Cambridge University Tiddlywinks Club

News The Club The Game Social
Introduction Shots Strategy Terminology

Tiddlywinks is a game with a strong strategic component. Novice players may wish to consider the following basic advice:

Colour order

The colours always play in alphabetical order. If you have the chance to squop either of your opponents, you probably want to squop the one who'll play next. Your partner will then have a chance to attack the other opponent. Another reason that it can be better to squop the wink that plays after (rather than before) you is that your wink may be knocked off the squop by an attacking opponent. If you play immediately before the colour you're squopping, you'll have a chance to climb back on before the wink can be moved away.

Areas, especially of mixed colours, are valuable

If you have a large number of winks near each other, they can defend each other. This is especially true if both friendly colours occupy the area - any opposing wink that lands in the area can then be attacked by two winks before it can be played again. Winks that are spread-out, however individually well-positioned, can be captured without there being an easy opportunity to free them again. Many games start by moving the edges of areas around, without ever placing a wink where it is undefended (this is called an "Inglis game", named after a player who particularly advocates the strategy).

Doubletons lose games

Capturing a single wink on its own gets you a table point and ties down an opponent, but it also removes the mobility of one you your winks. Attacking a singleton is dangerous because they are often highly mobile and can be played onto the attacker. Winks which are squopping two or more opponents are far more valuable, leaving winks free to defend.

Watch out for an opponent potting out

When your opponent has six winks sitting next to the pot, it is often too late to try to squop him. Unless you have credible counter-pot (so that your opponent doesn't dare to miss), it's usually better to commit one colour to being squopped in order to stop that wink being potted.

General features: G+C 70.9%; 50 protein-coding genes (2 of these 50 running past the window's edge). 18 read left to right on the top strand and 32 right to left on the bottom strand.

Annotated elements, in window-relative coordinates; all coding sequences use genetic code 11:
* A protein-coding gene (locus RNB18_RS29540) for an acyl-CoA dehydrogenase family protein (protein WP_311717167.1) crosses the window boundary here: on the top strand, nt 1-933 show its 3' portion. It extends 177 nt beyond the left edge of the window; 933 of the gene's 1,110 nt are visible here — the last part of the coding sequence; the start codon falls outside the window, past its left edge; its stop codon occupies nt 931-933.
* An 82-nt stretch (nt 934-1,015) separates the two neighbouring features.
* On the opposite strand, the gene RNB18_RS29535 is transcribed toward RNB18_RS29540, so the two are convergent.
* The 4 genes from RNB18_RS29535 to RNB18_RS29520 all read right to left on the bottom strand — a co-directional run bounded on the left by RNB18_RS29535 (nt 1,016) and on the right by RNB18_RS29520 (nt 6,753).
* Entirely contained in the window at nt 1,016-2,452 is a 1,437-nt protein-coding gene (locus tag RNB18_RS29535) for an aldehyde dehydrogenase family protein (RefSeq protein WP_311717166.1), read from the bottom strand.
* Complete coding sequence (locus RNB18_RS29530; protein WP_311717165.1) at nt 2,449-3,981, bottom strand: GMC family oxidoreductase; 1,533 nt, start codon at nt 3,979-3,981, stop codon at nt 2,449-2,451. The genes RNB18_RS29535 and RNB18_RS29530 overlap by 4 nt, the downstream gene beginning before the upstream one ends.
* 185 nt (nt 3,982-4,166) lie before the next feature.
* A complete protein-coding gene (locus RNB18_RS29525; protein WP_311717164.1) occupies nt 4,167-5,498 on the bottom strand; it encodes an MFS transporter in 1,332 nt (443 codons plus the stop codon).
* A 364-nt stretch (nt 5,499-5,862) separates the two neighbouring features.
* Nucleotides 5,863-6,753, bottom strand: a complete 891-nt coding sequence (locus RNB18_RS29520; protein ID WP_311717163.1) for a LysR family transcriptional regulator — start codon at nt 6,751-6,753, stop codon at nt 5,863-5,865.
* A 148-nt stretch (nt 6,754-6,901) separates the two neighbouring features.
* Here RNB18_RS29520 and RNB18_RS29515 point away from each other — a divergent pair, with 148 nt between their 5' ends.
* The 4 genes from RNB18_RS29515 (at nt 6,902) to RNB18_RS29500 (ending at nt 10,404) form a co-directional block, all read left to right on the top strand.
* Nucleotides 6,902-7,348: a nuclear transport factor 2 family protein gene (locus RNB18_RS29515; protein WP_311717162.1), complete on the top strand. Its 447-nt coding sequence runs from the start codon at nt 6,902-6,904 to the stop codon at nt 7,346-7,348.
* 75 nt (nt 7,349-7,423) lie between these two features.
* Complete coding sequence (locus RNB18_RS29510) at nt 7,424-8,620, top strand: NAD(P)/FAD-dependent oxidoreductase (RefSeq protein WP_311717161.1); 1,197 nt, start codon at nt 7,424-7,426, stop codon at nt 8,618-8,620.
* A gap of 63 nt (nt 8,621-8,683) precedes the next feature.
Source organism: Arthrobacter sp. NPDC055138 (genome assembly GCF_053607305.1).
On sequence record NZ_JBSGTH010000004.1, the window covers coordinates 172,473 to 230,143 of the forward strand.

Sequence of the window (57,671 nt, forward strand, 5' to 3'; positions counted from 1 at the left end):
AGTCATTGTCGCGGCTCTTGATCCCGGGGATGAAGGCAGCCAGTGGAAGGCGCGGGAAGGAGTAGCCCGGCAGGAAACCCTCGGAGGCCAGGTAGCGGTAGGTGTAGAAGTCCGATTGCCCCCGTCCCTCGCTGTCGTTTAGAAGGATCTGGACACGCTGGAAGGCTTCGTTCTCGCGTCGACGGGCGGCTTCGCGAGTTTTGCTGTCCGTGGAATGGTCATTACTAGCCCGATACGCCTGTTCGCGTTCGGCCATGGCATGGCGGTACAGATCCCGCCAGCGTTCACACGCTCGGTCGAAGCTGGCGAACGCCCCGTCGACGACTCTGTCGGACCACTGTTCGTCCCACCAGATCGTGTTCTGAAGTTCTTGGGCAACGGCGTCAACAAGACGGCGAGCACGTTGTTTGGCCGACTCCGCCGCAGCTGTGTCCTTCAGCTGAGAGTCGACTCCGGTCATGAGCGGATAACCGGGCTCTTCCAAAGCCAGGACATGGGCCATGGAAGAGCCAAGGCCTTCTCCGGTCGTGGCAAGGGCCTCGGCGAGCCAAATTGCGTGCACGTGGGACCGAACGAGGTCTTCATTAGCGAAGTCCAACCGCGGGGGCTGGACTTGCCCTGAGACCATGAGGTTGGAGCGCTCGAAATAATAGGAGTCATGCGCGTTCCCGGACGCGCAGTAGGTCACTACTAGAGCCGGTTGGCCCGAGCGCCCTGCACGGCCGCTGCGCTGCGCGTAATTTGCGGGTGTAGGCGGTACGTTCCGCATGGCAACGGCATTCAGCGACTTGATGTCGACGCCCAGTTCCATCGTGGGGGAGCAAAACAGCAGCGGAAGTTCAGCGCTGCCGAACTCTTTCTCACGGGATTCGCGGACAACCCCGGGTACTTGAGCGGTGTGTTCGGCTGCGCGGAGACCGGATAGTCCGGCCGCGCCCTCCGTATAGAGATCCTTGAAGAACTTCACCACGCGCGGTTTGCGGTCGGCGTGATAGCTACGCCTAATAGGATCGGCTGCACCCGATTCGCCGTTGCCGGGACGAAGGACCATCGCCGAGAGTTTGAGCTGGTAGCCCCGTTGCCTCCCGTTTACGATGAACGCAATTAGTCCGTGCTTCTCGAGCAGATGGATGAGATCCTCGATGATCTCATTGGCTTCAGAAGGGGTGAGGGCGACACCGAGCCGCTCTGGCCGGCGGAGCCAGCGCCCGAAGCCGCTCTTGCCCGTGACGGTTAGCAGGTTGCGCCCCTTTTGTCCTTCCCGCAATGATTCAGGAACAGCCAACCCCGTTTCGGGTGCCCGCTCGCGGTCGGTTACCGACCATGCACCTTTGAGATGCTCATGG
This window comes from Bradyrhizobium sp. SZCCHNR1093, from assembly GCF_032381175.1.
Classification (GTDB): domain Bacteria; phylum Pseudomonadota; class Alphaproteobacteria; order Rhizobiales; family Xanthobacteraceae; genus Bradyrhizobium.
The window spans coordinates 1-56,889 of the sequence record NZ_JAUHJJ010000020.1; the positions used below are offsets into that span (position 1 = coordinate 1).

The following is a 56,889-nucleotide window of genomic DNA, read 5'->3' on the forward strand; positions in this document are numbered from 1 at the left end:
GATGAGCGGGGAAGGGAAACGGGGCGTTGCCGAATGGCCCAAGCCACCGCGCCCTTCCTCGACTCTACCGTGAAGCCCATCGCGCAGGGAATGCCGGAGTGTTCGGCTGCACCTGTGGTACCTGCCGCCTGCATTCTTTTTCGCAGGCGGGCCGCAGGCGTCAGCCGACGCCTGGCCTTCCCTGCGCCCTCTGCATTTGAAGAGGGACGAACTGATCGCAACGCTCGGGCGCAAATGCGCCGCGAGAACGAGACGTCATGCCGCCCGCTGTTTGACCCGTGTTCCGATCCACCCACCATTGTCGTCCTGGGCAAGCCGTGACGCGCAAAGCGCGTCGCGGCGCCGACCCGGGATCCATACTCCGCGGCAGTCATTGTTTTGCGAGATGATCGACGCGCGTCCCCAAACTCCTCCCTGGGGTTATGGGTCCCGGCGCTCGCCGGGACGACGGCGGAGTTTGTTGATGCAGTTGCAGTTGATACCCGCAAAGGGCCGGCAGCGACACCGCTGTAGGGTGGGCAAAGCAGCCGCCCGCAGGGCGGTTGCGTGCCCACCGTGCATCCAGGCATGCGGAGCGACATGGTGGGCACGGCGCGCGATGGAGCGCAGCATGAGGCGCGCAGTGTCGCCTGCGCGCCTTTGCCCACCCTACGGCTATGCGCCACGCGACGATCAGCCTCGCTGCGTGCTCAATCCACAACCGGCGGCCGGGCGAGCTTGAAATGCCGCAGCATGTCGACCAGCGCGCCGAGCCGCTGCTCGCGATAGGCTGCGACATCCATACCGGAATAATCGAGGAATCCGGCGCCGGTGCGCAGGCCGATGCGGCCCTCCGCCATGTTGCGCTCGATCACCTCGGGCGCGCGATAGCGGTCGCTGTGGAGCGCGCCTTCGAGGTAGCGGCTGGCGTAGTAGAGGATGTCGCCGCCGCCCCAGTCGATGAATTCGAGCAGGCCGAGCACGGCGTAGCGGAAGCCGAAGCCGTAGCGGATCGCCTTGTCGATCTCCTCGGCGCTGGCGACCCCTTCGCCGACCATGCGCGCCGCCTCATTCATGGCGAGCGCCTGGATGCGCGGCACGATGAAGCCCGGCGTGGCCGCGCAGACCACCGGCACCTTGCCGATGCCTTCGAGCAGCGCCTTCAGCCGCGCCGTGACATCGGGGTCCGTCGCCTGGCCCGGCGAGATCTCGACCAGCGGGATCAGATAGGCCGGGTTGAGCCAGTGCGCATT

The pot-out threat matters

Bringing the winks near to the pot in a way which threatens a pot-out is often enough to give you a big advantage: even without needing to pot out, your opponents will have to throw winks into your area in order to stop you, so you will have a strong start to a squopping game.

Missing is as important as getting shots

Nobody gets every shot they try. However, it's possible to consider the way that a shot might go wrong - it's usually better to spend time thinking about this than to plan lots of shots ahead, assuming that you and your opponent will get everything. It's usually not worth trying a hero squop if it will mean your opponent can easily capture you.

If you're trying to stop a pot-out, attack as many winks as possible

If an opponent is threatening to pot out and has three winks near each other and one separated, it can be better to attack the three. If the opponent wants to pot, he won't want to squop you, so being in his area is relatively harmless. If you miss a solitary wink, the opponent will have a change to move it before you can attack (even if a pot attempt misses); if you land among several, all but one have to be potted in a single turn, else you'll have an easy shot on the remaining winks.

Pick on the stronger opponent

It's often valuable to tie up one colour of your opponents - however many winks the other colour has, they can only be played one at a time (unless they're being potted). If you have two colours free and able to play for every shot of your opponents, you have a strong advantage. This advantage is doubled if one of your opponents is stronger than the other, and you have the opportunity to gang up on him.

Much more information about tiddlywinks strategy can be found on the English Tiddlywinks Association web site and in Winking World magazine.